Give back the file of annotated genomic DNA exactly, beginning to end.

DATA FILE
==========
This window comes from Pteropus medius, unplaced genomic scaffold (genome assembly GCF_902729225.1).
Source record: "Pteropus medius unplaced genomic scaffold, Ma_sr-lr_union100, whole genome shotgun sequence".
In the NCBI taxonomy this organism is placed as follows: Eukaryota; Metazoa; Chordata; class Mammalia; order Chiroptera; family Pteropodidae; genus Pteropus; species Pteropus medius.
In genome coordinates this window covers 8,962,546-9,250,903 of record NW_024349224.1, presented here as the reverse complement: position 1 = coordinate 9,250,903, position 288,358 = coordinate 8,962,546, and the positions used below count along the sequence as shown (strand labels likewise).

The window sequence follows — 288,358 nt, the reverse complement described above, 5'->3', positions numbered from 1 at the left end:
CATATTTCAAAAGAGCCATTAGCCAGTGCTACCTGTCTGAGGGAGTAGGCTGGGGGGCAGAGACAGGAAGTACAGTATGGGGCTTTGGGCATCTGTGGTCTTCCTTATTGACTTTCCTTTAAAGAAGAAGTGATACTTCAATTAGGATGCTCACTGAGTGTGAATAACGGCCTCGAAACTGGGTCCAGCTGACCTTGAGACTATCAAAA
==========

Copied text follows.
This window comes from Pteropus medius, unplaced genomic scaffold (genome assembly GCF_902729225.1).
Source record: "Pteropus medius unplaced genomic scaffold, Ma_sr-lr_union100, whole genome shotgun sequence".
In the NCBI taxonomy this organism is placed as follows: Eukaryota; Metazoa; Chordata; class Mammalia; order Chiroptera; family Pteropodidae; genus Pteropus; species Pteropus medius.
In genome coordinates this window covers 8,962,546-9,250,903 of record NW_024349224.1, presented here as the reverse complement: position 1 = coordinate 9,250,903, position 288,358 = coordinate 8,962,546, and the positions used below count along the sequence as shown (strand labels likewise).

The window sequence follows — 288,358 nt, the reverse complement described above, 5'->3', positions numbered from 1 at the left end:
CATATTTCAAAAGAGCCATTAGCCAGTGCTACCTGTCTGAGGGAGTAGGCTGGGGGGCAGAGACAGGAAGTACAGTATGGGGCTTTGGGCATCTGTGGTCTTCCTTATTGACTTTCCTTTAAAGAAGAAGTGATACTTCAATTAGGATGCTCACTGAGTGTGAATAACGGCCTCGAAACTGGGTCCAGCTGACCTTGAGACTATCAAAA